The capture of uranyl, UO22+, by a recently engineered protein (Zhou et al. Nat. Chem. 2014, 6, 236) with high selectivity and femtomolar sensitivity has been examined by a combination of density functional theory, molecular dynamics, and free-energy simulations. It was found that UO22+ is coordinated to five carboxylate oxygen atoms from four amino acid residues of the super uranyl binding protein (SUP). A network of hydrogen bonds between the amino acid residues coordinated to UO22+ and residues in its second coordination sphere also affects the protein's uranyl binding affinity. Free-energy simulations show how UO22+ capture is governed by the nature of the amino acid residues in the binding site, the integrity and strength of the second-sphere hydrogen bond network, and the number of water molecules in the first coordination sphere. Alteration of any of these three factors through mutations generally results in a reduction of the binding free energy of UO22+ to the aqueous protein as well as of the difference between the binding free energies of UO22+ and other ions (Ca2+, Cu2+, Mg2+, and Zn2+), a proxy for the protein's selectivity over these ions. The results of our free-energy simulations confirmed the previously reported experimental results and allowed us to discover a mutant of SUP, specifically the GLU64ASP mutant, that not only binds UO22+ more strongly than SUP but that is also more selective for UO22+ over other ions. The predictions from the computations were confirmed experimentally.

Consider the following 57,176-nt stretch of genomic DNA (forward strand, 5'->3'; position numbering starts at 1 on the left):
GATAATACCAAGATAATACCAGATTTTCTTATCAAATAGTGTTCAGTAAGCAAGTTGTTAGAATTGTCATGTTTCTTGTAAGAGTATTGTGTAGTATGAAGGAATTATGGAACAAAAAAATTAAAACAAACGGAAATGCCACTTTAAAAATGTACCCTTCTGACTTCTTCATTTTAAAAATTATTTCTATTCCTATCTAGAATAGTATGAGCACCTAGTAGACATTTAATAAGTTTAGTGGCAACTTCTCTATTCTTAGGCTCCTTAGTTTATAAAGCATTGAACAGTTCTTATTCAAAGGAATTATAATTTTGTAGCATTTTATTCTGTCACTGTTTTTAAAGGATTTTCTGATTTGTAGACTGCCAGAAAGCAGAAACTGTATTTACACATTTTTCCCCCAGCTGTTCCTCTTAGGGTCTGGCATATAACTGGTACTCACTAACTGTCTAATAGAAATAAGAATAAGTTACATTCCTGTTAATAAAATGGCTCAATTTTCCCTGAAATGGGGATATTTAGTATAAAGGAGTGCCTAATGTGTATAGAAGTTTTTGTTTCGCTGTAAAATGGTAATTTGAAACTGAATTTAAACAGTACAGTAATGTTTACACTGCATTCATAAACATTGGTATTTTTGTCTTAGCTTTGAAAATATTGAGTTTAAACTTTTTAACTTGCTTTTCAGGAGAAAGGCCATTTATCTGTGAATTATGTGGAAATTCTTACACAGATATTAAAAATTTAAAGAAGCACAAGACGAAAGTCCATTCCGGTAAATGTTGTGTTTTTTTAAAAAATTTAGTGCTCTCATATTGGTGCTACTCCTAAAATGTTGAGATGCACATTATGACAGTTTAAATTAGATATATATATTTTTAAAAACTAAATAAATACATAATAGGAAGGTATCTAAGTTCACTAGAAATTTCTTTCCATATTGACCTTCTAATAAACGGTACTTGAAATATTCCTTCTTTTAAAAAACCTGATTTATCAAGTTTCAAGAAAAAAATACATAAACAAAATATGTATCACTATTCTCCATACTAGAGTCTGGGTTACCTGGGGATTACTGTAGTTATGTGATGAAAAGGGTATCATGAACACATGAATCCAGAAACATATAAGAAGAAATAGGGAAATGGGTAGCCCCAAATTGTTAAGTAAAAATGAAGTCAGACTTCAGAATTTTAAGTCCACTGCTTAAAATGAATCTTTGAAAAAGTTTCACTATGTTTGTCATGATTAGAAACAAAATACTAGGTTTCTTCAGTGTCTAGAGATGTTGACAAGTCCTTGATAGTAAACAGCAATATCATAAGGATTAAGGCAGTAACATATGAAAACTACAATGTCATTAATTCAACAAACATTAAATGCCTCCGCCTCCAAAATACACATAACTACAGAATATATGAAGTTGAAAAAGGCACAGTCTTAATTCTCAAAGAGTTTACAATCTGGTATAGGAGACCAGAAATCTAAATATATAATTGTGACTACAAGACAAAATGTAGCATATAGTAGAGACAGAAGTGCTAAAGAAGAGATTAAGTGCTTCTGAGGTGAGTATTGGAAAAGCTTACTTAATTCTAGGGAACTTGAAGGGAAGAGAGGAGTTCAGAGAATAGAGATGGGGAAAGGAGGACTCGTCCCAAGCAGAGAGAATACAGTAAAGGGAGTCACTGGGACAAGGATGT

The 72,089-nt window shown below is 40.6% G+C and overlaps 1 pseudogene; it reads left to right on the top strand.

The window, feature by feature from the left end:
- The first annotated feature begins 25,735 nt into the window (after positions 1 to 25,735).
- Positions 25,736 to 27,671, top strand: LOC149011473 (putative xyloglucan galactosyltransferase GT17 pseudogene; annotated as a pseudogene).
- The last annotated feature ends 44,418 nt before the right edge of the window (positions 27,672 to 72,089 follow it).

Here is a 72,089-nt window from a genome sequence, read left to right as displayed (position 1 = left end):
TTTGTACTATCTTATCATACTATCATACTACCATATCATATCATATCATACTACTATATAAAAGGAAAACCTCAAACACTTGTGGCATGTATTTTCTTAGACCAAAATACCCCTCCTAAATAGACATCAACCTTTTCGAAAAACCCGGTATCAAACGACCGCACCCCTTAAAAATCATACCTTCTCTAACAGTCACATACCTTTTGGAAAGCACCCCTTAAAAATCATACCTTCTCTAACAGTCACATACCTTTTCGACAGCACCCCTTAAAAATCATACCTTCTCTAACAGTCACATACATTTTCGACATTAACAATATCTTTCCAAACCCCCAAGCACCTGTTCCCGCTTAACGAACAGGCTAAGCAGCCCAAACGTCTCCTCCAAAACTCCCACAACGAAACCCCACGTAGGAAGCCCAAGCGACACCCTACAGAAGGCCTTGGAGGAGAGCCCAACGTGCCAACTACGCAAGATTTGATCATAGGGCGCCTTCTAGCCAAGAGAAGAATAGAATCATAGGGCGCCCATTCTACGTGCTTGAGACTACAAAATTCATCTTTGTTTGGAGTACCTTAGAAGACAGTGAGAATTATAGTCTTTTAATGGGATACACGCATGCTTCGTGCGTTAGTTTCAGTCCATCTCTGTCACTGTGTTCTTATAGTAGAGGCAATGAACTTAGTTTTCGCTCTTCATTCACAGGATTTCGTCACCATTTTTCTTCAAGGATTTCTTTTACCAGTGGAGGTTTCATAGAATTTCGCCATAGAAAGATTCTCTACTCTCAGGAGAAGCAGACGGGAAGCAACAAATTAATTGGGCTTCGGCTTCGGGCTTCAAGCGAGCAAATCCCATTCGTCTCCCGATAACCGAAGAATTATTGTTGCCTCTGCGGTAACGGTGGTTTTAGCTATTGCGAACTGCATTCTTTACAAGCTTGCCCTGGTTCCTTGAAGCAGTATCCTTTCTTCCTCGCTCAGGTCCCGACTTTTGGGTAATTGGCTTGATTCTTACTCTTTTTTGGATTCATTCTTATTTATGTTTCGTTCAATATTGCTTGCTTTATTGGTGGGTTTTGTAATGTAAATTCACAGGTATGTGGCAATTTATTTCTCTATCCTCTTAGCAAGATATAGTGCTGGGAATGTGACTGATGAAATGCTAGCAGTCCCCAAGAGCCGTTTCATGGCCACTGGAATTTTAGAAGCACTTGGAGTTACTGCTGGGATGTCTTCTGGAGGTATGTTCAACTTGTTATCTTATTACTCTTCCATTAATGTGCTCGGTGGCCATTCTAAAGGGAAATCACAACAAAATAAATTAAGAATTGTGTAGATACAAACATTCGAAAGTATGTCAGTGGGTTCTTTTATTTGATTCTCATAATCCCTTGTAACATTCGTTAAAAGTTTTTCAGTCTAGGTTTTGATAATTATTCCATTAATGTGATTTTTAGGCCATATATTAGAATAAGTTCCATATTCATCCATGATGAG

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© 2014 American Chemical Society.